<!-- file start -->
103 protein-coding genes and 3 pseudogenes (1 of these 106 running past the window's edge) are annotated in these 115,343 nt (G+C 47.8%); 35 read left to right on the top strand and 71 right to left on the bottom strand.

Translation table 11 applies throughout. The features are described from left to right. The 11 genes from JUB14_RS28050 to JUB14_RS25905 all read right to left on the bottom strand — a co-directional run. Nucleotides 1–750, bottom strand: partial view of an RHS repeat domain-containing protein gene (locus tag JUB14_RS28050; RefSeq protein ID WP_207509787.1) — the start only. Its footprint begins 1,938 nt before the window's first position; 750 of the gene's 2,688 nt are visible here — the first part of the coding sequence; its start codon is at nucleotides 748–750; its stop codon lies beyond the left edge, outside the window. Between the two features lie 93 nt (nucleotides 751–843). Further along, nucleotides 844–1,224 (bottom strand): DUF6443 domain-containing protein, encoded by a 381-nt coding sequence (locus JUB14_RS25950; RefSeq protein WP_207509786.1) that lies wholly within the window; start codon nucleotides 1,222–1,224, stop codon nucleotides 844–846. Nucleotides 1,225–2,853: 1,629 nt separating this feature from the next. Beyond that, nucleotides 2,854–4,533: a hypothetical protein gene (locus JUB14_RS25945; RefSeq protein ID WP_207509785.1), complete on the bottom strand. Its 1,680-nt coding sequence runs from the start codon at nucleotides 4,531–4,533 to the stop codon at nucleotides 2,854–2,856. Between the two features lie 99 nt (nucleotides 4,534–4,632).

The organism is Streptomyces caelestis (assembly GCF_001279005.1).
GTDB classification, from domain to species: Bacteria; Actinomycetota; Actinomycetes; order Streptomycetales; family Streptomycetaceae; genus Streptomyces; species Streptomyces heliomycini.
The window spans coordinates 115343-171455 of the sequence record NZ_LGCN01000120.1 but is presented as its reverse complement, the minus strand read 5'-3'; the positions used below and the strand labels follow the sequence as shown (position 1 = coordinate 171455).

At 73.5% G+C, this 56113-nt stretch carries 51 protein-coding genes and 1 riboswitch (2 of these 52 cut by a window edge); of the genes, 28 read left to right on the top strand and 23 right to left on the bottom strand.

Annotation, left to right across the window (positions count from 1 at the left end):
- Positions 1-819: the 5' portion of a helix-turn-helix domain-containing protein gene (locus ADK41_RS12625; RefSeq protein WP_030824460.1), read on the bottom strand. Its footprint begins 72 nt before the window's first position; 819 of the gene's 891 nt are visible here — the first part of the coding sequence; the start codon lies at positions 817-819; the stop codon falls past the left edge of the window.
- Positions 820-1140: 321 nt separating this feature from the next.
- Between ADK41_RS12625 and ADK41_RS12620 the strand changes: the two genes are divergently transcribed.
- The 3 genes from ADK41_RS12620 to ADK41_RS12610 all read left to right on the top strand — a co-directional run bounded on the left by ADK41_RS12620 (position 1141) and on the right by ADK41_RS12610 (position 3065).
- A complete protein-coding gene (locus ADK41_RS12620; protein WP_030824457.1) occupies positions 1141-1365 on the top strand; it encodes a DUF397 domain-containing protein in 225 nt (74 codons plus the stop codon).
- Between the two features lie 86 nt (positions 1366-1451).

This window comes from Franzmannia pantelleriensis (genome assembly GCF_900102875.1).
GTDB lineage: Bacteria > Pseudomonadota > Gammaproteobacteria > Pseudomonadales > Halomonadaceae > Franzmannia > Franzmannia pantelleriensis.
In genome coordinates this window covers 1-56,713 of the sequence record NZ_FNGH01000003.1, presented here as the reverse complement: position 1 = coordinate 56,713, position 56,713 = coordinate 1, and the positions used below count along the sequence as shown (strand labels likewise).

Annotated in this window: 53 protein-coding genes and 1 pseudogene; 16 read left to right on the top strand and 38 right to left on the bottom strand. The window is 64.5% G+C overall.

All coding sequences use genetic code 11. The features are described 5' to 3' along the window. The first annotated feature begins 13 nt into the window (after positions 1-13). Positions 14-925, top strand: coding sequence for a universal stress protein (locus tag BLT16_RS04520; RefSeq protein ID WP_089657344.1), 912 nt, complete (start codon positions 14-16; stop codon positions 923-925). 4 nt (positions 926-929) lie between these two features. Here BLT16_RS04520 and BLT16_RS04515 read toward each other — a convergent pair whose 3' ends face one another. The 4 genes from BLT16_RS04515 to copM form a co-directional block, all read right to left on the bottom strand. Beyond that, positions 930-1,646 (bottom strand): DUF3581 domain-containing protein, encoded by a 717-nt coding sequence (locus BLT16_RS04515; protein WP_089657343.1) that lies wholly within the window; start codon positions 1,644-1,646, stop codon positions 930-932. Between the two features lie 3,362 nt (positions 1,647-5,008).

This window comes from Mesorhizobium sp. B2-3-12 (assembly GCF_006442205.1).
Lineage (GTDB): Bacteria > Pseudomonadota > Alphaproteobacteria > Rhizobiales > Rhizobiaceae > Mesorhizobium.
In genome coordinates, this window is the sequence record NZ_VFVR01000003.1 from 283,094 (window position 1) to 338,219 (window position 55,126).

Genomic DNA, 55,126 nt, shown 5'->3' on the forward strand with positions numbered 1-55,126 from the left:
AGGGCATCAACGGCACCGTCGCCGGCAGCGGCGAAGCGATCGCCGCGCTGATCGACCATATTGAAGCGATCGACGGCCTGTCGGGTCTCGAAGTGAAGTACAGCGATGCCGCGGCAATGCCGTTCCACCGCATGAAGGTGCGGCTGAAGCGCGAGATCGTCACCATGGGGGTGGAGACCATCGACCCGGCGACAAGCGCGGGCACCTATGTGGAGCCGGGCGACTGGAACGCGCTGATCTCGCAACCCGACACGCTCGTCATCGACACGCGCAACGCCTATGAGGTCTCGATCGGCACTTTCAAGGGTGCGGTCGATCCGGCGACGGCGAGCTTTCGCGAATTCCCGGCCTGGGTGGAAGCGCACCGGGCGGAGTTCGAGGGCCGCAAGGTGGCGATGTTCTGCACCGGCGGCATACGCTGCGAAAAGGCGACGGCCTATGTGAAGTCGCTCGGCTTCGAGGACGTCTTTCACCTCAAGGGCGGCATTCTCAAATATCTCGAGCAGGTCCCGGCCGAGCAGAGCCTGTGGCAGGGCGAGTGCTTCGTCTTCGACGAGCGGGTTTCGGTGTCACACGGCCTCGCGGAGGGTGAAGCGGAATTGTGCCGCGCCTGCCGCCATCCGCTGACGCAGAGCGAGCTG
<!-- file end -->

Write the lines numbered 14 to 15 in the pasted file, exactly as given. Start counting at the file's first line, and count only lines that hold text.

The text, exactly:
This window comes from Franzmannia pantelleriensis (genome assembly GCF_900102875.1).
GTDB lineage: Bacteria > Pseudomonadota > Gammaproteobacteria > Pseudomonadales > Halomonadaceae > Franzmannia > Franzmannia pantelleriensis.